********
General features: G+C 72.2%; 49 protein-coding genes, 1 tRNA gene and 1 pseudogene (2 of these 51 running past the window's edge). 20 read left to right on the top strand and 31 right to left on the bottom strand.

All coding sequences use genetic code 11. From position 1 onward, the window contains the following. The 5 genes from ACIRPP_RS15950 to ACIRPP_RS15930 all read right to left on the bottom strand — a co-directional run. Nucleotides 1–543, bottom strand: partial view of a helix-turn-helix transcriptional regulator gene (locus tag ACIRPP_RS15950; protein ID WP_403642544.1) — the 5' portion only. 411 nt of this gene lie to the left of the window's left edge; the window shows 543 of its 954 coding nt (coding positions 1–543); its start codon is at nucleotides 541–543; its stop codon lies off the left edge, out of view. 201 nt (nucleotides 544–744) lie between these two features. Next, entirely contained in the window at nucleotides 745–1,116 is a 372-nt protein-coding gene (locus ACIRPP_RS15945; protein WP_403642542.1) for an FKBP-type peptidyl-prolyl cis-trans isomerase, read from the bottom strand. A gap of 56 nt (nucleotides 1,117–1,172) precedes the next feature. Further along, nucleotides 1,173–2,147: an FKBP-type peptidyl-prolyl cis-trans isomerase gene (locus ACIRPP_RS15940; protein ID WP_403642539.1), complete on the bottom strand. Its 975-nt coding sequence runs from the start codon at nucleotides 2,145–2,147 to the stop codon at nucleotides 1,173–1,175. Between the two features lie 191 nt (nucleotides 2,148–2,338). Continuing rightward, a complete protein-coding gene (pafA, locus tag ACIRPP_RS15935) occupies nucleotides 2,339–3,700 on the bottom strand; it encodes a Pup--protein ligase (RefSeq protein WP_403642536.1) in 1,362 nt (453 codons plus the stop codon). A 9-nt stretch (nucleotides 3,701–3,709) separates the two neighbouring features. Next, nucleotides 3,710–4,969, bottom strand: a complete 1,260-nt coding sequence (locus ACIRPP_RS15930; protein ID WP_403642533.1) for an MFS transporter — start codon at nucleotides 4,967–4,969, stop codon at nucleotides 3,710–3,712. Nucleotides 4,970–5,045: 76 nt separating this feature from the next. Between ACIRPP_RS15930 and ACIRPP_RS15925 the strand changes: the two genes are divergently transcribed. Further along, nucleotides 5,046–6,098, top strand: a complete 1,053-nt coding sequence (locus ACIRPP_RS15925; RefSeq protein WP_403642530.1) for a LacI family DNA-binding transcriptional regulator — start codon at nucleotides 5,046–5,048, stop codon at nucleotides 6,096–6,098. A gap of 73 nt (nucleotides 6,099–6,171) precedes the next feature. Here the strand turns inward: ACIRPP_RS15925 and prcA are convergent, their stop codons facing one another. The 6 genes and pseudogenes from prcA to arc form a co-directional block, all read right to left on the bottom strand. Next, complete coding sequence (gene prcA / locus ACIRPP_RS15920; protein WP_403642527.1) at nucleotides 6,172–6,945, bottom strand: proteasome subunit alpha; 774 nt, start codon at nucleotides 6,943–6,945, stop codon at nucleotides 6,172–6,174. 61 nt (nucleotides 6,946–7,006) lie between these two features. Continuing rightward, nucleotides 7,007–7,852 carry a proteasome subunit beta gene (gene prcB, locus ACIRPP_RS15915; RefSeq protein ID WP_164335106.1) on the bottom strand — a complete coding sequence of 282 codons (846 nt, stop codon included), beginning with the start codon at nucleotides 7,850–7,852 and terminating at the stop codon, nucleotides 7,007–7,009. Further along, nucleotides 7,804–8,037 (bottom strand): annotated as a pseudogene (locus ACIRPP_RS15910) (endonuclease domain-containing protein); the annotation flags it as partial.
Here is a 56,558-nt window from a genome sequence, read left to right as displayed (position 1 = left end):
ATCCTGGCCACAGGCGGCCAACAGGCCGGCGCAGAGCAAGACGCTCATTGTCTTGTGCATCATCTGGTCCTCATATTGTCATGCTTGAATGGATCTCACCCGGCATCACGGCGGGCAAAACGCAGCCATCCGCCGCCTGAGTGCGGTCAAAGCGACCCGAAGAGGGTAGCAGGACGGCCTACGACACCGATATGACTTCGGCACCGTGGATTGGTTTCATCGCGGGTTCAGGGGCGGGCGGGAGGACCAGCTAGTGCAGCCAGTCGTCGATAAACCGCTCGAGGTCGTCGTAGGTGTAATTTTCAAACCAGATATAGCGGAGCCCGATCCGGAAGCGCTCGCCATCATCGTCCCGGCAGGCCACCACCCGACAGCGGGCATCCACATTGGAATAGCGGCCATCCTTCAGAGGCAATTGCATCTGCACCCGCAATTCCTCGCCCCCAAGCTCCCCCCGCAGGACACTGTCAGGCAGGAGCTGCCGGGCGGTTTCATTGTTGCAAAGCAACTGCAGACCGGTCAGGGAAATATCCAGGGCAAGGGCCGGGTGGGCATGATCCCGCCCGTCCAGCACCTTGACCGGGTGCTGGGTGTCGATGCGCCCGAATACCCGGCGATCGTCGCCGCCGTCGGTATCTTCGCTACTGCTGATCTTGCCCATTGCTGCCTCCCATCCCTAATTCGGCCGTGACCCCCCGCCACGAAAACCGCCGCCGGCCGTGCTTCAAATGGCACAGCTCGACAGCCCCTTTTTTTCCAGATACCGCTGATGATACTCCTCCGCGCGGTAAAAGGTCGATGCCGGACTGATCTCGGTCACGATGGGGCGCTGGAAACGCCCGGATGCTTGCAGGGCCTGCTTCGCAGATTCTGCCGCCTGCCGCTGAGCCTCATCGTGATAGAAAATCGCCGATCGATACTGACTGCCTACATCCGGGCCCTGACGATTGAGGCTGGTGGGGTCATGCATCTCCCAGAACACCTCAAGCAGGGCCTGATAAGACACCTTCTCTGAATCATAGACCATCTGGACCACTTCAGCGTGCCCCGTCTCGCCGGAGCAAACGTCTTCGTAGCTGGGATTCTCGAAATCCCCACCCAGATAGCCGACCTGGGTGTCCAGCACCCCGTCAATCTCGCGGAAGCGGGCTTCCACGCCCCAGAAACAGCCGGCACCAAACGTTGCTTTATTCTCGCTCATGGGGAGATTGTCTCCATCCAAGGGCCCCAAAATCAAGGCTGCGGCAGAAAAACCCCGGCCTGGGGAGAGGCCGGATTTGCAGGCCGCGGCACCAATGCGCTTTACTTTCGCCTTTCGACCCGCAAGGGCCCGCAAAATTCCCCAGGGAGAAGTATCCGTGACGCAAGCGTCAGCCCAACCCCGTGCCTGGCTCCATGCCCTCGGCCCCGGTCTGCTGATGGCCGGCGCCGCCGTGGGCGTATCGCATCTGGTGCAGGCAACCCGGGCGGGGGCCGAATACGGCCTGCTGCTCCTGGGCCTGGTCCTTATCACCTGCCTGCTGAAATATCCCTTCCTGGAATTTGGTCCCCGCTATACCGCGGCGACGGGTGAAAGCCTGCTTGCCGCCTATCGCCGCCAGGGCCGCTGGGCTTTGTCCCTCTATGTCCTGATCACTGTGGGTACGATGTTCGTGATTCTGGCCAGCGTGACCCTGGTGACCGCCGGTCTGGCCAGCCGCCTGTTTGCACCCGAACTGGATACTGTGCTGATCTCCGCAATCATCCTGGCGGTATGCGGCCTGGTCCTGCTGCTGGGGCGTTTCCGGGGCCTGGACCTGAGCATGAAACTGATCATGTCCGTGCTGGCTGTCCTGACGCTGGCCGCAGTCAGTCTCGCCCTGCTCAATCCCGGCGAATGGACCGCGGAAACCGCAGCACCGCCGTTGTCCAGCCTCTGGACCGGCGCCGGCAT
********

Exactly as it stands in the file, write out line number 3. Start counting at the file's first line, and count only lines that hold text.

Here is a 56,558-nt window from a genome sequence, read left to right as displayed (position 1 = left end):